New Samsung handset: Innovation hinges on folding screen
When Samsung said this year it would launch a smartphone with a folding screen, the big question was whether the innovation was something people actually wanted or needed.
Is the Galaxy Fold a gimmick to help sell more smartphones in a slowing market or a true breakthrough that will change how we use our devices?
Major manufacturers have in recent years been largely updating smartphones with marginal improvements like better cameras and face scanning technology, so skepticism has been high.
The South Korean electronics company this week offered the media a hands-on preview ahead of the release in the U.S. this month, and the first impression is that a folding screen in some circumstances might be a useful innovation—but at a cost of almost $2,000 it won't be a mass market product anytime soon.
WHY A FOLDABLE SCREEN?
As people increasingly use their phones to do data-hungry tasks like view photos on Instagram and watch movies or TV shows on YouTube or Netflix, Samsung says the case for a folding phone has become clear: People want bigger screens but they also want a phone they can carry around in their pocket.
Skeptics might say that folding phones are a sign that the smartphone industry has run out of good ideas and fallen into an innovation malaise. Samsung isn't alone. Little known Royole started selling its FlexPai in China last year while Chinese tech giant Huawei announced its own folding phone, the Mate X, days after Samsung's announcement.
OPEN AND SHUT
Closed, the Galaxy Fold is about 6.3 centimeters wide and 16 centimeters long (2.5 by 6.3 inches). It felt like holding a TV remote control, but heavier. The phone's two panels are held shut by magnets, so a bit of force is needed to get it open. With a little practice I was able to do it one-handed by jamming my thumb between the two sections to pop them apart.
Samsung spent nearly five years working on the hinge, which went through more than 1,000 prototypes. It uses cogs and gears to give it a smooth feel and has two open positions. First, it unfolds to 140 degrees—handy if you want to put it down on your desk but still need to angle part of the screen for a video call, for example. Bend it further and the screen silently and solidly opens to a flat position. To close the phone, you click it out of the open position and snap the sides shut.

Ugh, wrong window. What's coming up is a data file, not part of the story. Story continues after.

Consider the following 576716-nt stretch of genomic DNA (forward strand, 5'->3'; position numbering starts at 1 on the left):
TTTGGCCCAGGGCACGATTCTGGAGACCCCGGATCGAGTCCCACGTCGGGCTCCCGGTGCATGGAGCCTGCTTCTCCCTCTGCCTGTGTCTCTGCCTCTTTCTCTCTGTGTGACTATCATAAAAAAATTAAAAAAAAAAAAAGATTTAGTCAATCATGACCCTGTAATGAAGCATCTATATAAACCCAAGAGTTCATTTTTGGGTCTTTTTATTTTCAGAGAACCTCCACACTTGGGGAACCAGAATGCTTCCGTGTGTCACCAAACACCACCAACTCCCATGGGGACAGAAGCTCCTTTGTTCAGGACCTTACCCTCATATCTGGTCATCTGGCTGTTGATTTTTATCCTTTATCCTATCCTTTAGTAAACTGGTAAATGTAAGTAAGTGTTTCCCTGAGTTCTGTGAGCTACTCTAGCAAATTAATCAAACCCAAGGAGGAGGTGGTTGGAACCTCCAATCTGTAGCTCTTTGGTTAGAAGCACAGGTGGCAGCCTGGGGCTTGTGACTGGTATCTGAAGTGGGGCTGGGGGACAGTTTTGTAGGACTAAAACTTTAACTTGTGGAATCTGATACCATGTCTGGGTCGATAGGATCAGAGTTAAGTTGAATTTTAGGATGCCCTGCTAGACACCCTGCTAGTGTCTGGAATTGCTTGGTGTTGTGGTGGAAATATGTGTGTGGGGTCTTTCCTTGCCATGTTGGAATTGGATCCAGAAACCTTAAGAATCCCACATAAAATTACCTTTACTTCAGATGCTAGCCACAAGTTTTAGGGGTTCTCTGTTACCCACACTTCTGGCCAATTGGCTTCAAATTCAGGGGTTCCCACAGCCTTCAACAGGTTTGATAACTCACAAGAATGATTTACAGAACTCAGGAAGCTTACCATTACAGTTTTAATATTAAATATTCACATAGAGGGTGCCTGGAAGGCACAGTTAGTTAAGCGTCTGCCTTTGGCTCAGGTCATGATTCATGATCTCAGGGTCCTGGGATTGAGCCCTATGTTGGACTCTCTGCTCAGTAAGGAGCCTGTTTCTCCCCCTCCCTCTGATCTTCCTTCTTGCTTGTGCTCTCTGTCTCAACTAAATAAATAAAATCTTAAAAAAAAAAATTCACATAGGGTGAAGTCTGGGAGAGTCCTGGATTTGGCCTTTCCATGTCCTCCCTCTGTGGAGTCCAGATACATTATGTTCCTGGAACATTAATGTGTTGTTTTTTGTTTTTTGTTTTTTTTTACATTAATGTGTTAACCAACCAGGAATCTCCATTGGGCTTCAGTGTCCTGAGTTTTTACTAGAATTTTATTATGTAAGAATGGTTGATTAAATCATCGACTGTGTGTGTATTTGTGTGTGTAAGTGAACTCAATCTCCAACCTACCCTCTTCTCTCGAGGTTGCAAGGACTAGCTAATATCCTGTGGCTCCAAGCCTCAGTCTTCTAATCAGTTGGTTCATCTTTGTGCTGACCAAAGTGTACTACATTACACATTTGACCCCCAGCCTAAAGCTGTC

Fully open, there's plenty of real estate on the Galaxy Fold's main screen, which measures 7.3 inches (18.5 centimeters) diagonally. It's great if you want to take and review photos, watch videos or read e-books without squinting. Multi-tasking is also possible with up to three apps open at the same time. Wide open, the Fold felt more like a small tablet than a smartphone, which suggests that one possible market is people who want both kinds of devices but don't want to buy two.
As with anything that folds, there's a crease. It runs down the center of the screen and is visible at certain angles, though I didn't really notice it when using the apps. Samsung developed a new adhesive to glue the composite polymer screen together, and promises it can withstand being opened and closed 200,000 times, or 100 times a day for five years.
The Fold has a second screen, a long, narrow display, on one of its outer panels, so you can continue using apps while it's closed. I tried out a few—YouTube and car racing game "Asphalt"—that transitioned seamlessly between both screens. It could, for example, be useful to consult Google Maps in detail on the big screen before setting off, then put it in your pocket and quickly check the directions en route. But I'm still not convinced that "app continuity" is something I need.
The phone's specs have been available to app makers for a while and the company says most should only need a few tweaks to run properly on its Android operating system. Hundreds of apps have already been "optimized" for the Fold but Samsung won't say how many until it's released.
CAMERAS AND MORE
The Galaxy Fold has no less than six cameras. Three lenses on the rear, another on the cover next to the second screen, and two more inside, including a selfie camera. There's a fingerprint scanner on the right side, which can be used when it's both open and closed. Inside, the battery is split in two, one in each panel, and it has enough juice to wirelessly charge another device, such as the wireless earphones included. It's not clear if the bigger screen needs more power—Samsung hasn't given any battery life estimates, saying only that it may vary.
The Galaxy Fold is set for release in the U.S. on April 26, priced at $1,980. It goes on sale in some Europe markets on May 3.
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